Philosophical Studies

, Volume 168, Issue 3, pp 693–707

Breaking the silence: motion silencing and experience of change


DOI: 10.1007/s11098-013-0158-y

Cite this article as:
Phillips, I. Philos Stud (2014) 168: 693. doi:10.1007/s11098-013-0158-y


The naïve view of temporal experience (Phillips, in: Lloyd D, Arstila V (eds) Subjective time: the philosophy, psychology, and neuroscience of temporality, forthcoming-a) comprises two claims. First, that we are perceptually aware of temporal properties, such as succession and change. Second, that for any temporal property apparently presented in experience, our experience itself possesses that temporal property. In his paper ‘Silencing the experience of change’ (forthcoming), Watzl argues that this second naïve inheritance thesis faces a novel counter-example in the form of the striking motion silencing effects recently demonstrated by Suchow and Alvarez (Curr Biol 21(2):140–143, 2011). Here I clarify the form which any counter-example to naïve inheritance must take. I then explain how, on a plausible, rival ‘crowding’ interpretation of Suchow and Alvarez’s data, motion silencing poses no more of a threat to naïve inheritance than standard cases of change blindness.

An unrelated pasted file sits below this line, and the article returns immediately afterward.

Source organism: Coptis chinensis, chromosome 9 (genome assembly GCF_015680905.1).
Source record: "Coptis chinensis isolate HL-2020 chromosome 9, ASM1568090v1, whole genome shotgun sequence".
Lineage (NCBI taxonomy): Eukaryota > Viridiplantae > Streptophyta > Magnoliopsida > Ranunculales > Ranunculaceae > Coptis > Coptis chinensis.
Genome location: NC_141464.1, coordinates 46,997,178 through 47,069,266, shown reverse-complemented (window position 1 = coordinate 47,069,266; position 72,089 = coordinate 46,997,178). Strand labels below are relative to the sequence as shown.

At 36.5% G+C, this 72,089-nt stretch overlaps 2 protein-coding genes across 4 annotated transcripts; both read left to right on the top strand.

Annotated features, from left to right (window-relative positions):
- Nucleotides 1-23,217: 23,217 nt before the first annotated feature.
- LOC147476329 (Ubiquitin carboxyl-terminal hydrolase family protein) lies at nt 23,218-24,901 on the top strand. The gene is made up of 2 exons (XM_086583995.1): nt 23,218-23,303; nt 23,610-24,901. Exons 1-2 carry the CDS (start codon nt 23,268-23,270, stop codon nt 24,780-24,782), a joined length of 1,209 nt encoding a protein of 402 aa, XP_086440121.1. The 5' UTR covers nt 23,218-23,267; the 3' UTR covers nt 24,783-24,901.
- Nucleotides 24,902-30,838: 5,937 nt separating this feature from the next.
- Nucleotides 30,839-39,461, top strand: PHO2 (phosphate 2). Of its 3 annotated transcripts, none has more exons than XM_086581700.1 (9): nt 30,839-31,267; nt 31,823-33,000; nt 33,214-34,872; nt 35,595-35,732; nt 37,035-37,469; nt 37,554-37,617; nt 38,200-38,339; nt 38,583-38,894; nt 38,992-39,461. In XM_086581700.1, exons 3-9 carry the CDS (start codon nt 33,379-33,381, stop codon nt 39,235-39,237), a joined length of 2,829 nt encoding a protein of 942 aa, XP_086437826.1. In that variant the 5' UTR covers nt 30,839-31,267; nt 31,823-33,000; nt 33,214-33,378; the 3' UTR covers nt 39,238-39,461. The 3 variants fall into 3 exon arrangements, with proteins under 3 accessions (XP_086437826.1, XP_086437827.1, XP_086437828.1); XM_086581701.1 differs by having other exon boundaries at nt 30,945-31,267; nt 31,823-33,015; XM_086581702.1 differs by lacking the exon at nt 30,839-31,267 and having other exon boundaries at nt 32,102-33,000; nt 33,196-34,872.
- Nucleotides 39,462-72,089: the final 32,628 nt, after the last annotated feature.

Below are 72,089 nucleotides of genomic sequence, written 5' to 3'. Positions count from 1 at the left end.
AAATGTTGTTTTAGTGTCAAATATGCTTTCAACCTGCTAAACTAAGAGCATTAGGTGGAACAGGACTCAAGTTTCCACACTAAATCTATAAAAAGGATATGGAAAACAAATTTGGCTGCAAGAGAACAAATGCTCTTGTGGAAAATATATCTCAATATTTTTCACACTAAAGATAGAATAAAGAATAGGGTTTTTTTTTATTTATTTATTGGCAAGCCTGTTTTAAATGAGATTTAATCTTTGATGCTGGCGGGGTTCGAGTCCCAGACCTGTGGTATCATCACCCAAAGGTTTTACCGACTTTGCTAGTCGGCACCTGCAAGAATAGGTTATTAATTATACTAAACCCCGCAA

Temporal consciousnessExperience of changeMotion silencingChange blindnessCrowding

Copyright information

© Springer Science+Business Media Dordrecht 2013

Authors and Affiliations

  1. 1.Department of PhilosophyUniversity College LondonLondonUK